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Publication Detail
Fertility History and Biomarkers Using Prospective Data: Evidence From the 1958 National Child Development Study.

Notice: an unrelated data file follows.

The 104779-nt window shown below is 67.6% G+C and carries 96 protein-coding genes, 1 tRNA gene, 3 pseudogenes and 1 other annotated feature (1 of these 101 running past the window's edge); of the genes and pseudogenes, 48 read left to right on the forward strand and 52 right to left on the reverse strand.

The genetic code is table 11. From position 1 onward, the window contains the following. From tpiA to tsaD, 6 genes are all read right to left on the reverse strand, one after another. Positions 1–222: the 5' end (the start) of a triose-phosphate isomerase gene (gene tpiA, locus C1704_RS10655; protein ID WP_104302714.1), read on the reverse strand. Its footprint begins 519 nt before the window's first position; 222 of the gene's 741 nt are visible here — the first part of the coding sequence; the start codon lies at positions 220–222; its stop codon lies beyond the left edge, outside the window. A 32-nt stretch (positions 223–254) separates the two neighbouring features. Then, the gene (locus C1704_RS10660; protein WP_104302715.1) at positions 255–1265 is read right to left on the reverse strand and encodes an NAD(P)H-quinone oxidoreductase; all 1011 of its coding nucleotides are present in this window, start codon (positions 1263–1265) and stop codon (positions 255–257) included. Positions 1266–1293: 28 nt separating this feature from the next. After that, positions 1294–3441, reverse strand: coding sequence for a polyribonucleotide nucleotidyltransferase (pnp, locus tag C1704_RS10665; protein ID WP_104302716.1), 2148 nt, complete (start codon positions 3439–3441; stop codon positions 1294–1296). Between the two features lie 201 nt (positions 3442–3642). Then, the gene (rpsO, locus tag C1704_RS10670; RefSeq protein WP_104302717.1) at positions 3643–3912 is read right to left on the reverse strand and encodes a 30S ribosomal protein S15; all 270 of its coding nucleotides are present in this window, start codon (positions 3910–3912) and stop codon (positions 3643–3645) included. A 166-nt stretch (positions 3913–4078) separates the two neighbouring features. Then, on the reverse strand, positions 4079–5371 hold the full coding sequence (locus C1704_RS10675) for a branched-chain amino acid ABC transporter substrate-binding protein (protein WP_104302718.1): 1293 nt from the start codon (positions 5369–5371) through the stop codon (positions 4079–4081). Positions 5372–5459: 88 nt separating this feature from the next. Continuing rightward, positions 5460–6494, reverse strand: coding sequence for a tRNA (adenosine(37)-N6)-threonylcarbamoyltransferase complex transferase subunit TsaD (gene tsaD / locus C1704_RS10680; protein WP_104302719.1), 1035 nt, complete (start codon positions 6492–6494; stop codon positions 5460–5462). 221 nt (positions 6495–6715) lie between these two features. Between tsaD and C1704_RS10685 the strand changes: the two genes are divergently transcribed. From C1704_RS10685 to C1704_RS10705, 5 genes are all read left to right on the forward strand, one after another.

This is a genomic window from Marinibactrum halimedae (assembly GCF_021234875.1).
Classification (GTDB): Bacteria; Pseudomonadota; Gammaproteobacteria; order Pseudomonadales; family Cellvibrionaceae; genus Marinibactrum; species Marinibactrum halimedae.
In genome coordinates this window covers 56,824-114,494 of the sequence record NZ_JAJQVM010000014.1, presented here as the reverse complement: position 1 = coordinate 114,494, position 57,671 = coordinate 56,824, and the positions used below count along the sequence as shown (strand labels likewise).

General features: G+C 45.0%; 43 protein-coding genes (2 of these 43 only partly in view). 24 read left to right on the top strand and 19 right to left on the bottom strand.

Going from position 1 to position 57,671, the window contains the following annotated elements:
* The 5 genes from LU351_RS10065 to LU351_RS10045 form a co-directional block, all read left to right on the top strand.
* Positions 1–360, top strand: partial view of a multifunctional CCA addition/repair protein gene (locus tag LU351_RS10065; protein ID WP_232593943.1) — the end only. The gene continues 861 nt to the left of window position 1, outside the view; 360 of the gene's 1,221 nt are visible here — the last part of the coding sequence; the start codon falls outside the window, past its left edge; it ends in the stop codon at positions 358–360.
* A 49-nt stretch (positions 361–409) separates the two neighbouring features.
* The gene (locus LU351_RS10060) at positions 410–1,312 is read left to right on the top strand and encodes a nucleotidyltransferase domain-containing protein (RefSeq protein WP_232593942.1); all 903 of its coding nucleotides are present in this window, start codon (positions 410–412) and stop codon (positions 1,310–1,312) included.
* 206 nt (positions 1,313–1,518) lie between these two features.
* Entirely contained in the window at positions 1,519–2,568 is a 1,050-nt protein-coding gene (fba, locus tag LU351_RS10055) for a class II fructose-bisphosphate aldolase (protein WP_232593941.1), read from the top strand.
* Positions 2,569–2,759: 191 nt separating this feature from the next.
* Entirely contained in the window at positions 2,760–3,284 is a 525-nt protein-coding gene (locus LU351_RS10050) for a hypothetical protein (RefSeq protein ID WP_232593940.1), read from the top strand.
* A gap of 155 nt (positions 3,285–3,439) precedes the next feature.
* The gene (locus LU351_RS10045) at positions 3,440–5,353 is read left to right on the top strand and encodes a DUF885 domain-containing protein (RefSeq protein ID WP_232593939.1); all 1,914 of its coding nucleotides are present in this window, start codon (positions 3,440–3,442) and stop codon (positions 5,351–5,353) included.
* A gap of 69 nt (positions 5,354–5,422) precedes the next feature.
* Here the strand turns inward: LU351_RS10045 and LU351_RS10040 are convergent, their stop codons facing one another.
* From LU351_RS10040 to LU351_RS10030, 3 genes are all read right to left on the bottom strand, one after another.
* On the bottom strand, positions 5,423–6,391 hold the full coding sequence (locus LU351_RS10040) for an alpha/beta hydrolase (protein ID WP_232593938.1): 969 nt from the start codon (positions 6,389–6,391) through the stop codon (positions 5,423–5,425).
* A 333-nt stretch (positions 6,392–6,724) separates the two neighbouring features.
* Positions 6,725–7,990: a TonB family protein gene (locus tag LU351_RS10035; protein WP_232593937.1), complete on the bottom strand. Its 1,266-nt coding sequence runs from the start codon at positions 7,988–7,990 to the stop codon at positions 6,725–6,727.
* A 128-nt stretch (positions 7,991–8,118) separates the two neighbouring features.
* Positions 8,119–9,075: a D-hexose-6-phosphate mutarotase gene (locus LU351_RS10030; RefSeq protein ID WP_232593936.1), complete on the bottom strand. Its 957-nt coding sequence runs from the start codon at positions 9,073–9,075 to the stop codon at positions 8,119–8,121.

Research on the later-life health implications of fertility history has predominantly considered associations with mortality or self-reported indicators of health. Most of this previous research has either not been able to account for selection factors related to both early-life and later-life health or has had to rely on retrospectively reported accounts of childhood circumstances. Using the 1958 National Child Development Study, and in particular the biomedical survey conducted in 2002-2003, we investigate associations between fertility histories (number of children and age at first and at last birth) and biomarkers for cardiometabolic risk and respiratory function in midlife among both men and women. Results from models that adjusted for a very wide range of childhood factors, including early-life socioeconomic position, cognitive ability, and mental health, showed weak associations between parity and biomarkers. However, we found an inverse association between age at first birth and biomarkers indicative of worse cardiometabolic health, with poorer outcomes for those with very young ages at entry to parenthood and increasingly better outcomes for those becoming parents at older ages. A very young age at last birth was also associated with less favorable biomarker levels, especially among women. Results highlight the value of prospectively collected data and the availability of biomarkers in studies of life course determinants of health in midlife and later.
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